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Newsletters Print E-mail

Spring 2011

Autumn 2011

Graduate Profile: Deborah O'Leary

Teacher Interview: Dr. Paul Holman

Library Developments: Sue Forbe

Note from the Director


Autumn 2011

Autumn 2011

2011 Graduate Profile: Jo Harri

2010 Graduate Profile: Alan Tinker

Graduate Profile: Margie Braunstein

Note from the Director


Summer 2011

Summer 2011

Graduate Profile: Joanne Marsh

Graduate Profile: Richard Murray

Teacher Interview: Gena Fawns

Note from the Director


Spring 2010

images/stories/News/spring_2010.jpgGraduate Profile: Carolien van Gerloven

Graduate profile: Serge Koreneff

Student Interview: April Lewis

Conference report: Heidelberg


Winter 2010

images/stories/News/winter_2010.jpgGraduate Profile: Gerry Barber

Graduate Profile: Karla Neeson

Graduate Profile: Sherife Ucar



College Newsletter - Spring 2010 Print E-mail

images/stories/testimonials/carolien_van_geloven.jpg"The college provides a comprehensive curriculum that balances body-oriented and psychodynamic theories. The training program has helped me to articulate my own experiences more clearly, as well as understand others more deeply. The training was not an easy three years, but I am hugely grateful for all the learning I received. 
Through my many years working as a Diabetes Nurse Educator I often found that the medical system falls over in certain situations. For example, by not taking in consideration certain related factors such the role of stress on physical and emotional wellbeing, or by remaining stuck in a dichotomy of thinking of mind and body as two separate entities - rather than one body-mind. 

I now find myself better equipped to deal with difficult people, in difficult situations, both privately and professionally.  Since my graduation, I took a different course in my career. I am now self-employed, working both as a somatic psychotherapist and a private practice Diabetes Educator.  I am now finding it very rewarding and have opened my own psychotherapy practice where I work alongside my partner and other like-minded people."

- Carolien, Sydney


"As paimages/stories/testimonials/serge_koreneff.jpgrt of my search for my personal meaning and development, I was introduced to the concept of somatic psychotherapy as a means of enabling people to improve aspects of their lives – particularly in the workplace. I saw the combination of the somatic and the academic aspects being offered by the college as being very important in giving me the language to be accepted in the corporate arena, as well as providing me the opportunity to learn the skills to be able to effect the changes.
The cutting edge training mix of experiential, academic and continued personal growth has enabled me to more clearly define my purpose in life and to develop the skills and abilities needed to work in depth with my clients. Although I no longer see myself as an agent of change in the corporate arena, I clearly see myself as a somatic psychotherapist working with individuals and couples. I have set up and I am building my own practice with my partner, with a new confidence in my abilities as a psychotherapist. I am grateful for the changes in my life and opportunities the college has afforded me during my training."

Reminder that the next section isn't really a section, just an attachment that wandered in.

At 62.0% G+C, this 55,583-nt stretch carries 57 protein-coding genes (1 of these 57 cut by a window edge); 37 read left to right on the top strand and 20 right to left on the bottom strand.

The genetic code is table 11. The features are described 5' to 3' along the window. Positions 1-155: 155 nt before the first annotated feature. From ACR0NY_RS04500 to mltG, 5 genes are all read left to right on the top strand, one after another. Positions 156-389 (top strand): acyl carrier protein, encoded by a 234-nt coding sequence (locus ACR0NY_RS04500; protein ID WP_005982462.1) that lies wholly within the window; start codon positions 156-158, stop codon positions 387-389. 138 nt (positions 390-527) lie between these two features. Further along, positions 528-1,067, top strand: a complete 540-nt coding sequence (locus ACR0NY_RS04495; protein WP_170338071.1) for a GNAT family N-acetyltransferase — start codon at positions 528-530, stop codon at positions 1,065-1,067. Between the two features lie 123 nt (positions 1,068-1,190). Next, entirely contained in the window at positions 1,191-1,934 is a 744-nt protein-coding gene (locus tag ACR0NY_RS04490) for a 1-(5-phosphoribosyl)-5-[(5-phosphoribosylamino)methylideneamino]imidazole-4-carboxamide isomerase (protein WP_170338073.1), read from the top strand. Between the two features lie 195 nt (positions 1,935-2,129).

- Serge, Sydney

Sounds interesting? Further testimonials from our graduates can be found here.


Interview with April Lewis

images/stories/testimonials/april_lewis.jpg* What do you do for a living?

I’m a part time Japanese high school teacher.

* Why did you choose to do the ACCSP training?

I knew I wanted to do the training through my experiences in personal development. I felt I was opening up and didn’t want to stop - I wanted to go further.

* Describe the experience of being involved in the training?

Three things stand out: firstly, the material - it is definitely not just academic. You process what’s in the books on a deep level. Secondly, the group process: the interaction, the ‘dance’ between group members. It’s an opportunity to do something different, and I have been so touched by how the teachers hold the process and work with us. Thirdly, the requirement of your own individual therapy: I can see the theory in my own therapy and witness a different way of being through the therapist. Being able to name and understand what’s going on, due to our studies – now it all makes sense to me. 

* What do you enjoy most about the training?

The combination of connection with others and the learning - both the theory and about myself.

* What do you find challenging about the training?

The workload, because of processing the material so deeply – it’s not just theory!  But of course the work is necessary, different, hard and good!

* Would you recommend the training and why?

Yes - I want to stand on the rooftops and scream “Just do it!”. I’ve got much more out of it than I could ever have imagined possible and I’m only in second year. I used to be a lot more in my head and I like how I am now more‘in my body’ and comfortable expressing emotions. I feel so much more alive. I love being me!

* What plans do you have for after the training?

I want to work as a contemporary somatic psychotherapist – as well as continue my own individual therapy andprofessional development.